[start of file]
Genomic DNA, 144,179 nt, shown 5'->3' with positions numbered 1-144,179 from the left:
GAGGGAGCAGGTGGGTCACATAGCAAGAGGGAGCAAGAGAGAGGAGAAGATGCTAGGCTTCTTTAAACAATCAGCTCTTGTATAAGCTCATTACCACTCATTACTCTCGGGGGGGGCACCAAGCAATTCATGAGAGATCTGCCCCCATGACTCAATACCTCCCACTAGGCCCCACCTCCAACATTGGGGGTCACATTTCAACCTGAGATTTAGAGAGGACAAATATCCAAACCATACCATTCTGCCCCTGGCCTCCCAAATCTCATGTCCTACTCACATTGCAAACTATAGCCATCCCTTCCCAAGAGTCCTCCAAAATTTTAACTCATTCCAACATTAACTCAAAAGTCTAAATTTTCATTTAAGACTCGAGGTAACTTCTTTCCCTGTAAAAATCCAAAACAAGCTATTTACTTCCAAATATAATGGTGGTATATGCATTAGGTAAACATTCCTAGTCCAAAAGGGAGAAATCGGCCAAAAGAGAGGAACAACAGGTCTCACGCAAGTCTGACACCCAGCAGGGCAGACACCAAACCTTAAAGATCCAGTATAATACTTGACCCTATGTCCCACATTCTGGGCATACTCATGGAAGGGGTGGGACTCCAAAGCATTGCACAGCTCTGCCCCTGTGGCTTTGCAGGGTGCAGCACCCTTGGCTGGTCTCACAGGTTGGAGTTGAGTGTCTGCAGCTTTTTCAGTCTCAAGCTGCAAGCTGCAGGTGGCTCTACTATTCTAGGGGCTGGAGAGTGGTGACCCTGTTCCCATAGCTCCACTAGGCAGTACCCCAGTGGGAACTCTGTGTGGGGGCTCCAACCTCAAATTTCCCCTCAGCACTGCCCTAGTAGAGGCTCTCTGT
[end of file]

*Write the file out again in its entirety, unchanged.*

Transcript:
Genomic DNA, 144,179 nt, shown 5'->3' with positions numbered 1-144,179 from the left:
GAGGGAGCAGGTGGGTCACATAGCAAGAGGGAGCAAGAGAGAGGAGAAGATGCTAGGCTTCTTTAAACAATCAGCTCTTGTATAAGCTCATTACCACTCATTACTCTCGGGGGGGGCACCAAGCAATTCATGAGAGATCTGCCCCCATGACTCAATACCTCCCACTAGGCCCCACCTCCAACATTGGGGGTCACATTTCAACCTGAGATTTAGAGAGGACAAATATCCAAACCATACCATTCTGCCCCTGGCCTCCCAAATCTCATGTCCTACTCACATTGCAAACTATAGCCATCCCTTCCCAAGAGTCCTCCAAAATTTTAACTCATTCCAACATTAACTCAAAAGTCTAAATTTTCATTTAAGACTCGAGGTAACTTCTTTCCCTGTAAAAATCCAAAACAAGCTATTTACTTCCAAATATAATGGTGGTATATGCATTAGGTAAACATTCCTAGTCCAAAAGGGAGAAATCGGCCAAAAGAGAGGAACAACAGGTCTCACGCAAGTCTGACACCCAGCAGGGCAGACACCAAACCTTAAAGATCCAGTATAATACTTGACCCTATGTCCCACATTCTGGGCATACTCATGGAAGGGGTGGGACTCCAAAGCATTGCACAGCTCTGCCCCTGTGGCTTTGCAGGGTGCAGCACCCTTGGCTGGTCTCACAGGTTGGAGTTGAGTGTCTGCAGCTTTTTCAGTCTCAAGCTGCAAGCTGCAGGTGGCTCTACTATTCTAGGGGCTGGAGAGTGGTGACCCTGTTCCCATAGCTCCACTAGGCAGTACCCCAGTGGGAACTCTGTGTGGGGGCTCCAACCTCAAATTTCCCCTCAGCACTGCCCTAGTAGAGGCTCTCTGT